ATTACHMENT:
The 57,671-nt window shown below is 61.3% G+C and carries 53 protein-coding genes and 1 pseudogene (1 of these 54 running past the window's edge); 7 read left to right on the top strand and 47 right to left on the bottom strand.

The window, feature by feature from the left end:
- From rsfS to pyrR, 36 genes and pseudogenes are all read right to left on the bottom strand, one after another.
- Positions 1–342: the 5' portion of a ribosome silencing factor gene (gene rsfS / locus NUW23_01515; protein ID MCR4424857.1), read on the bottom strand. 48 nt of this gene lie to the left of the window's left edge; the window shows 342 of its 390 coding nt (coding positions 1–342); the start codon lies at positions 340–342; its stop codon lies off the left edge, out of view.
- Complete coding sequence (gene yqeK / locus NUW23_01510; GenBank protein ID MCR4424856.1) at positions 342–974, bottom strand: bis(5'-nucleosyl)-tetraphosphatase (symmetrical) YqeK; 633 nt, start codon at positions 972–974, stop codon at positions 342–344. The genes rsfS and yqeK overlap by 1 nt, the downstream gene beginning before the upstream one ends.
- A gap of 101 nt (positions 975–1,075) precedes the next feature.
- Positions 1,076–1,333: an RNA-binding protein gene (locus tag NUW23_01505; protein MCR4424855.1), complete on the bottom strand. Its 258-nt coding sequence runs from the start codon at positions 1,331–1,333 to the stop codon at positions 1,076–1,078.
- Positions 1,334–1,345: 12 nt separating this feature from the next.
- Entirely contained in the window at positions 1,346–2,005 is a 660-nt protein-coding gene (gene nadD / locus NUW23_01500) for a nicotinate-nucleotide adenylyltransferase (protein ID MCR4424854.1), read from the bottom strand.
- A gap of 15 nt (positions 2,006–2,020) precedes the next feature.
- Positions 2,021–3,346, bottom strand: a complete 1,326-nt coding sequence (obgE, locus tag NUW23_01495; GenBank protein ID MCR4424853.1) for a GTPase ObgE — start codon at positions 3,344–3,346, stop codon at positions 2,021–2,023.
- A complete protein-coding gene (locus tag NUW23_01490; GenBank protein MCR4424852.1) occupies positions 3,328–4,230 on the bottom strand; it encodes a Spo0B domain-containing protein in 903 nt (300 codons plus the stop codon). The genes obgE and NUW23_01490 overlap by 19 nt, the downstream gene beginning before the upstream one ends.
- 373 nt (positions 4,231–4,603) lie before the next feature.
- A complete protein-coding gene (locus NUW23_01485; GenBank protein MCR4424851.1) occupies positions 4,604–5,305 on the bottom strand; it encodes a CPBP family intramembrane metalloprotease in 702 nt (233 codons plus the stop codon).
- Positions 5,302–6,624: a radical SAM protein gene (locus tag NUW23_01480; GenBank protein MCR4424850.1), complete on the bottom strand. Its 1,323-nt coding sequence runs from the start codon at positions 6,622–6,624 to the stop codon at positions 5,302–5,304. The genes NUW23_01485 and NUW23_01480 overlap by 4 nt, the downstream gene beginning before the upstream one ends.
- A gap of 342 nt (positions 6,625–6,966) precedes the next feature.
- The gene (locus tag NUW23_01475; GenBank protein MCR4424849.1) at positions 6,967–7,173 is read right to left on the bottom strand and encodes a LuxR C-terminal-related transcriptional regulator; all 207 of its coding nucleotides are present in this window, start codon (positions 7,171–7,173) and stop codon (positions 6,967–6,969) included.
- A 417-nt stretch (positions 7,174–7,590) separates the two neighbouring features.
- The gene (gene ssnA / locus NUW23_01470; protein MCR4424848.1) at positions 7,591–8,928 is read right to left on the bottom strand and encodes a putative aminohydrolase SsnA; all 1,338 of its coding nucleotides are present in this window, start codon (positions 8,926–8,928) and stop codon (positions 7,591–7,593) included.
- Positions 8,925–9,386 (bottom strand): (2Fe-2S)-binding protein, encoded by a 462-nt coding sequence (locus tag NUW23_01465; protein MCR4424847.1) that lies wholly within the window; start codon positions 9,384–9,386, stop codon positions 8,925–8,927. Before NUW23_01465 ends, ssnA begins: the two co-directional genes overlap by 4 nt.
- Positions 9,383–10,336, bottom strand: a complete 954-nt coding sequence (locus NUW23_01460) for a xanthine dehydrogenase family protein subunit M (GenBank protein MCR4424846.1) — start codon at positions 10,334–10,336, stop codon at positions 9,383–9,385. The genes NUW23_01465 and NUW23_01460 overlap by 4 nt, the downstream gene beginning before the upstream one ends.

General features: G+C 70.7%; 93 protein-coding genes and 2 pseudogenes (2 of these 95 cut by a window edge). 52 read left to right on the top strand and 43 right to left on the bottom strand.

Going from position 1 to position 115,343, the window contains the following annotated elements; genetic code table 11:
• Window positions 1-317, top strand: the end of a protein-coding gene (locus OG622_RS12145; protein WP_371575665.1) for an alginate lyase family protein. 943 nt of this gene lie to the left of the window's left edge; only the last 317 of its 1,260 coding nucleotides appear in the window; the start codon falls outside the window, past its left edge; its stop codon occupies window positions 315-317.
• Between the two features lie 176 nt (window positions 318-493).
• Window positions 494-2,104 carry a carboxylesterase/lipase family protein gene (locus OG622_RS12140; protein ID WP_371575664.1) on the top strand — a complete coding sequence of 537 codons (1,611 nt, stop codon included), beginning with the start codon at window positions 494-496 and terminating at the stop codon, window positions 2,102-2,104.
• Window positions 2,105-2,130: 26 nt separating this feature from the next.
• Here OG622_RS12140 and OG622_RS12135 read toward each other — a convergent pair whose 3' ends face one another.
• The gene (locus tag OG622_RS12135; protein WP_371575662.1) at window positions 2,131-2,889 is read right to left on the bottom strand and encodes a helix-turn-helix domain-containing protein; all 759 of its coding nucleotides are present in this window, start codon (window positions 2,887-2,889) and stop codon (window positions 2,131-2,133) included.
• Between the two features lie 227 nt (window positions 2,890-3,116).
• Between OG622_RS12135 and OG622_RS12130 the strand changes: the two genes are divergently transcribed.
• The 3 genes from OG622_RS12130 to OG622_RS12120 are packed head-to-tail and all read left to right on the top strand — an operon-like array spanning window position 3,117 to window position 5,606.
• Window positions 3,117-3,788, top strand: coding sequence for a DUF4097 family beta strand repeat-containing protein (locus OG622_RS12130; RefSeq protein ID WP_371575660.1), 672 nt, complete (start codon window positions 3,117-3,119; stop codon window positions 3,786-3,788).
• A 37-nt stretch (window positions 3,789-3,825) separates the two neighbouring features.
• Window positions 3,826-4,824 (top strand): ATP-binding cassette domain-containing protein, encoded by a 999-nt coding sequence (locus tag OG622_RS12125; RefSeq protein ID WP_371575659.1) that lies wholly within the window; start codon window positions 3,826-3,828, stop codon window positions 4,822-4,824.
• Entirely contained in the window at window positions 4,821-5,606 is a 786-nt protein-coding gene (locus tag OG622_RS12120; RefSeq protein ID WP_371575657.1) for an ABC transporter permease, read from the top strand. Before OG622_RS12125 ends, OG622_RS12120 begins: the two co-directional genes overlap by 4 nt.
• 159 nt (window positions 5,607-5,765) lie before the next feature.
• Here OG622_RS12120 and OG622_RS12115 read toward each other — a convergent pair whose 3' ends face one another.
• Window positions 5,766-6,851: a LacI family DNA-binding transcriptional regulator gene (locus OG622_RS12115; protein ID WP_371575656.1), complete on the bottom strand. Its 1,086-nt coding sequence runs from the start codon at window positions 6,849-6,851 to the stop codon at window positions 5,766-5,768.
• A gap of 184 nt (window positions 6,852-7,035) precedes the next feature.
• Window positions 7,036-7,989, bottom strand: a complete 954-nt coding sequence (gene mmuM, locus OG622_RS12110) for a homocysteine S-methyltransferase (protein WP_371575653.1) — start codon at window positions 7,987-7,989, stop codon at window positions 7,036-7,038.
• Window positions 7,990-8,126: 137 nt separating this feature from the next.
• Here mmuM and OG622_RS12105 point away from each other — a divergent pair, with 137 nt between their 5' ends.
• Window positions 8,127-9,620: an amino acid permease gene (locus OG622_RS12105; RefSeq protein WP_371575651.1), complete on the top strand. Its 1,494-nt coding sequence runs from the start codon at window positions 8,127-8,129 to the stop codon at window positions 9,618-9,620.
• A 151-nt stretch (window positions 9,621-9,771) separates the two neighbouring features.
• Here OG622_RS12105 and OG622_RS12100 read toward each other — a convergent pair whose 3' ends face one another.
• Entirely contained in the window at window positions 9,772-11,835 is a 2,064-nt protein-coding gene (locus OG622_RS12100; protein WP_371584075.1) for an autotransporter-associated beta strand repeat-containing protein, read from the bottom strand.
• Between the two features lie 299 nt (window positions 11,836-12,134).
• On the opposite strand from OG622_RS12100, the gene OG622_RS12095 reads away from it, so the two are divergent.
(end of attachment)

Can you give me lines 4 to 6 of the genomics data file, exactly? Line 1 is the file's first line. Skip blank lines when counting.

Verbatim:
- Positions 1–342: the 5' portion of a ribosome silencing factor gene (gene rsfS / locus NUW23_01515; protein ID MCR4424857.1), read on the bottom strand. 48 nt of this gene lie to the left of the window's left edge; the window shows 342 of its 390 coding nt (coding positions 1–342); the start codon lies at positions 340–342; its stop codon lies off the left edge, out of view.
- Complete coding sequence (gene yqeK / locus NUW23_01510; GenBank protein ID MCR4424856.1) at positions 342–974, bottom strand: bis(5'-nucleosyl)-tetraphosphatase (symmetrical) YqeK; 633 nt, start codon at positions 972–974, stop codon at positions 342–344. The genes rsfS and yqeK overlap by 1 nt, the downstream gene beginning before the upstream one ends.
- A gap of 101 nt (positions 975–1,075) precedes the next feature.